{mosimage}PICK GO BACK OF THE THROAT Not since a couple of dark suits named Goldberg and McCann paid an
inquisitive visit to a sensitive soul named Stanley has there been a
more harrowing game of cat-and-mouse played out onstage. Yussef el
Guindi’s drama unfolds in the apartment of a young Arab-American some
time “after the attacks.” Khaled (Ammar Mahmood) is at first gently,
almost apologetically questioned by two government cops (Doug Newell
and Anthony Di Novi), but the lawmen soon ratchet up their game, having
been led to Khaled’s by his former girlfriend, Beth (Vonessa Martin).
Director Dámaso Rodriguez keeps the show’s menace to the scale of a
human nightmare, never allowing the 75-minute play to become a
PowerPoint lecture about police abuse against Arabs. Furious Theater
Company, Pasadena Playhouse Balcony Theater, 39 S. El Molino Ave.,
Pasadena; Thurs.-Sat., 8 p.m.; Sun., 7:30 p.m.; thru July 29. (626)
356-PLAY. See longer review in next week’s Stage feature.  (Steven Mikulan)


KING CAT CALICO FINALLY FLIES FREE!  Edgar Landa’s animated staging of Aaron Henne’s new
play is a remarkable exercise is serious goofiness, a comedy about
loneliness, abuse and addiction. This surreal romp crawls inside the
head of an animal hoarder who’s arrested for criminal neglect of the
150 felines residing in her tiny abode (15 were found in her freezer)
and we watch the critters, played by the graceful ensemble, shuffle
through the big yellow door, while our heroine, Heidi K. Hendrickson
(Laura Carson), struggles to push it shut. The plot consists of both
Heidi’s trial, some flashbacks and depictions of her fragile mental
state and chronic addiction. (An appearance by a pill-popping Rush
Limbaugh [Charls Sedgwick Hall] strains the metaphor a bit.) During the
raid on Heidi’s house, King Cat Calico (Mark McClain Wilson) breaks
free, so the play also examines what “freedom” really means. We see
hints of Heidi’s molestation by her father (Don Boughton), who, in a
repeated tableau from the confines of a screened yellow box, guiltily
offers Heidi a kitten before driving away to kill himself. Despite the
cartoon take on a harrowing theme — the judge (Elizabeth Clemmons) and
court-appointed psychiatrist (Michael Kass) contort in sexual paroxysms
while trying to do their jobs — Henne’s depiction of Heidi’s
obsessive-compulsive disorder is right in line with the empirical
research in the field, though it’s unlikely Heidi would have been
jailed after a first offense, especially when the charge is animal
neglect, not cruelty. However, this production never ceases to engage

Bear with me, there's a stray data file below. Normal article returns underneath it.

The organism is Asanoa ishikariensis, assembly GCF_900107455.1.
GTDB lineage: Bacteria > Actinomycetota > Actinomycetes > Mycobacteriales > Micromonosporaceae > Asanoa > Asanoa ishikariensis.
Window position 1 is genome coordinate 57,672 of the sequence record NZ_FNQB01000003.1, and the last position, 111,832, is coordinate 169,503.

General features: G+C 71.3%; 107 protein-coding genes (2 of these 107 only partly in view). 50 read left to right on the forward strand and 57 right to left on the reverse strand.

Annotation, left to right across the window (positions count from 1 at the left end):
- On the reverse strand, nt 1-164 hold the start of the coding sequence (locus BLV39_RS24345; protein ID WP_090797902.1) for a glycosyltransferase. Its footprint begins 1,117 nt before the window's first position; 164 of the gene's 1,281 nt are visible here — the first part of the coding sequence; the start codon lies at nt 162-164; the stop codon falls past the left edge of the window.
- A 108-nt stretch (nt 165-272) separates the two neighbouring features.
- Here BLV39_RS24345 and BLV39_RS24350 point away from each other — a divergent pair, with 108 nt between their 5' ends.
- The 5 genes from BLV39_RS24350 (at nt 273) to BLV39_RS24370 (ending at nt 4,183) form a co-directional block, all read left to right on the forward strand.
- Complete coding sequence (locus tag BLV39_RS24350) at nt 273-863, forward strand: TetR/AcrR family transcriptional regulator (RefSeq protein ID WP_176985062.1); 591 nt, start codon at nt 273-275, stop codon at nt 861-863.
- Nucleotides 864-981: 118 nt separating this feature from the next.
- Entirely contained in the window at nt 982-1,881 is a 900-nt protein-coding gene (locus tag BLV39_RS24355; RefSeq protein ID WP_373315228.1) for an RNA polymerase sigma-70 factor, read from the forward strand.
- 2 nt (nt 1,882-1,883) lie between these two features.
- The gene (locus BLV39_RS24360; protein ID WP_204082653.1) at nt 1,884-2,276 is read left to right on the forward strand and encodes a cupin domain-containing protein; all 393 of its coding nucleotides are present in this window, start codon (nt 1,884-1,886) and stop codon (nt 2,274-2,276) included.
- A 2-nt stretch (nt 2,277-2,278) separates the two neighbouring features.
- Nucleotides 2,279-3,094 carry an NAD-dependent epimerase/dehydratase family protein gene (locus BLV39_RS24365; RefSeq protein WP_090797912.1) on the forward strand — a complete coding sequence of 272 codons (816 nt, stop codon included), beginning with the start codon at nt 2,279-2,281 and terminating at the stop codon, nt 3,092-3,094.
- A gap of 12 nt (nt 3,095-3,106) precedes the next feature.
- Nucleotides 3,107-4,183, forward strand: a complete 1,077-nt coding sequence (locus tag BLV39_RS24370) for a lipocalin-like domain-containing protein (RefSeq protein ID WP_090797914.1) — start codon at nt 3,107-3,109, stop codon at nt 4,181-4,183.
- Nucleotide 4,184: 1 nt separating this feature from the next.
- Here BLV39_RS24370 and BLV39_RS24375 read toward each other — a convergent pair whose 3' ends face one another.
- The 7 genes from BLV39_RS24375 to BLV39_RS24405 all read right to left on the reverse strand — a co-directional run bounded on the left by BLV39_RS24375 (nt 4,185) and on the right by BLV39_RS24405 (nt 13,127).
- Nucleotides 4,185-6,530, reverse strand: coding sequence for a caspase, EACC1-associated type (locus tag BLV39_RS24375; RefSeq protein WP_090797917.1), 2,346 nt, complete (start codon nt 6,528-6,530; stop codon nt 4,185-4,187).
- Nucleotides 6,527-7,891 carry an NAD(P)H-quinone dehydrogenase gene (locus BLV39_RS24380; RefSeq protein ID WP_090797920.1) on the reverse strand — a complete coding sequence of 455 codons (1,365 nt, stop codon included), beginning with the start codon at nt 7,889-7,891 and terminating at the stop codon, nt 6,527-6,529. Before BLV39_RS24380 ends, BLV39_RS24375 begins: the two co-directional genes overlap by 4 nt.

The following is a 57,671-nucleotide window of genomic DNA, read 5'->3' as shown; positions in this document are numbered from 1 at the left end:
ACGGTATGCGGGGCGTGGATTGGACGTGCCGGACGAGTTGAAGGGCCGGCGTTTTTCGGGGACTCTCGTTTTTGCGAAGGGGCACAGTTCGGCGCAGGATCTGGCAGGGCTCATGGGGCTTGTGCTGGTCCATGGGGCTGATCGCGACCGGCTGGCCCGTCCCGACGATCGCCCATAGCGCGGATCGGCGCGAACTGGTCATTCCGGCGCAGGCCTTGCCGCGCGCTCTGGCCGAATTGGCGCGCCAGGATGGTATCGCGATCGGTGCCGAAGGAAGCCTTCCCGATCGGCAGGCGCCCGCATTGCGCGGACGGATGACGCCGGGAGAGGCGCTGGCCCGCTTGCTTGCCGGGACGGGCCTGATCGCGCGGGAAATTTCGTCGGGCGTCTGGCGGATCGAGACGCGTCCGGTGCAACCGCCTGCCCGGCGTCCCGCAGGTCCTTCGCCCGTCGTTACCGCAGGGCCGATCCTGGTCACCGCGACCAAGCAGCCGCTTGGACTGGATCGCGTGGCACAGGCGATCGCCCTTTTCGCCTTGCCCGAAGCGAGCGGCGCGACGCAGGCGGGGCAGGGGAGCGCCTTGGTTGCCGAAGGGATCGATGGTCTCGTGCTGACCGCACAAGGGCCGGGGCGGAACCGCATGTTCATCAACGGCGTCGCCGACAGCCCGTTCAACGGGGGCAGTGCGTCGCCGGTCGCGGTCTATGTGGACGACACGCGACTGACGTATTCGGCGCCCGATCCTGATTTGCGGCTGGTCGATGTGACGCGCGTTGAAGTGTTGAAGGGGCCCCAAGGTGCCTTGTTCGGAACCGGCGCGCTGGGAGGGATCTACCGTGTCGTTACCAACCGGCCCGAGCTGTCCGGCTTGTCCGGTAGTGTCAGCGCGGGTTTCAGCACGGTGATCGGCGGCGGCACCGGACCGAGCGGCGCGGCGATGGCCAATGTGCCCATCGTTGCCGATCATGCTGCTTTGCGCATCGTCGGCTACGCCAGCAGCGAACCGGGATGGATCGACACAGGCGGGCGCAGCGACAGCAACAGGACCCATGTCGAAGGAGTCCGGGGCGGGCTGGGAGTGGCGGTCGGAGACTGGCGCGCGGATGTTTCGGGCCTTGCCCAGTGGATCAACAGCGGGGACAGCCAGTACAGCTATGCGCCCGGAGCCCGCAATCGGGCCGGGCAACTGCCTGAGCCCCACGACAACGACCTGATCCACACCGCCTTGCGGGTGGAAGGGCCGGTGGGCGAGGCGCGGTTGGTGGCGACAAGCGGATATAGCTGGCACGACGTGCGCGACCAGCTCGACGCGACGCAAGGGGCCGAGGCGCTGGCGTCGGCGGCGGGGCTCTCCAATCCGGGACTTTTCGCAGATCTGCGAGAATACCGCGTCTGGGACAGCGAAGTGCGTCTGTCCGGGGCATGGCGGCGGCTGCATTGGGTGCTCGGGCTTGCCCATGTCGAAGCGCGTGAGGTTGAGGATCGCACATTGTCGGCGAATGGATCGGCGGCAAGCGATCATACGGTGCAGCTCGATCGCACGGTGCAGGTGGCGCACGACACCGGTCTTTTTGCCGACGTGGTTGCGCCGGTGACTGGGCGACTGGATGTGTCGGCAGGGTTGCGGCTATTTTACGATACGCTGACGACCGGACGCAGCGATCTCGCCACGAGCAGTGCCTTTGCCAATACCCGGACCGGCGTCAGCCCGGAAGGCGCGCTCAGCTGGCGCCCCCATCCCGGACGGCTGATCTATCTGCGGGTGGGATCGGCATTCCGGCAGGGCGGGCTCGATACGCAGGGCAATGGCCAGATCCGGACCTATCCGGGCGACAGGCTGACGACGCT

the imagination, thanks in part to Reagan’s whimsical costumes, while
set designers Maureen Weiss and Josh Worth have carved emblematic
cubicles and cages around the newspaper-lined stage floor. Son of
Semele Ensemble, 3301 Beverly Blvd., Silver Lake; Thurs.-Sat., 8 p.m.;
Sun., 7 p.m. (added perf Mon., July 10, 8 p.m.); thru July 16. (800)
838-3006. (Steven Leigh Morris)


Claire Titelman’s self-directed solo performance is as
fun as it is bizarre, and that’s saying something. When it begins, a
young woman (Titelman) is sitting at her kitchen table wearing a little
girl’s party dress, surrounded by platters of roast chicken and deviled
eggs. She appears to be waiting for somebody, although it soon becomes
clear that her guest will never arrive. She explains that for years,
she has confined herself to her kitchen, meticulously preparing to host
a birthday party. There is no set; the show is actually performed in a
tiny kitchen. Initially, it’s awkward to be so close to the performer.
Soon enough, however, a sense of intimacy develops between this
perverse character and her 10-person audience. Over the course of the
half-hour journey, she reveals the reason for her cloistered,
ritualistic existence. Unfortunately, once exposed, the events of her
traumatic past prove less interesting than the peculiar rituals they
spawned. Even though the soliloquy deflates towards the end, Titelman’s
intriguing, obsessive mannerisms keep the piece afloat. The character’s
mother euphemistically describes her as “specific,” yet there is an
undeniable universality about this young woman; look past the deviled
eggs and chiffon, and this is a play about the comfort of routine and
the seductive power of isolation. Private Residence, 420 ½ Rialto Ave.,
Venice; Thurs.- Fri., 8 p.m.; thru June 30. (323) 620-2692. (Stephanie

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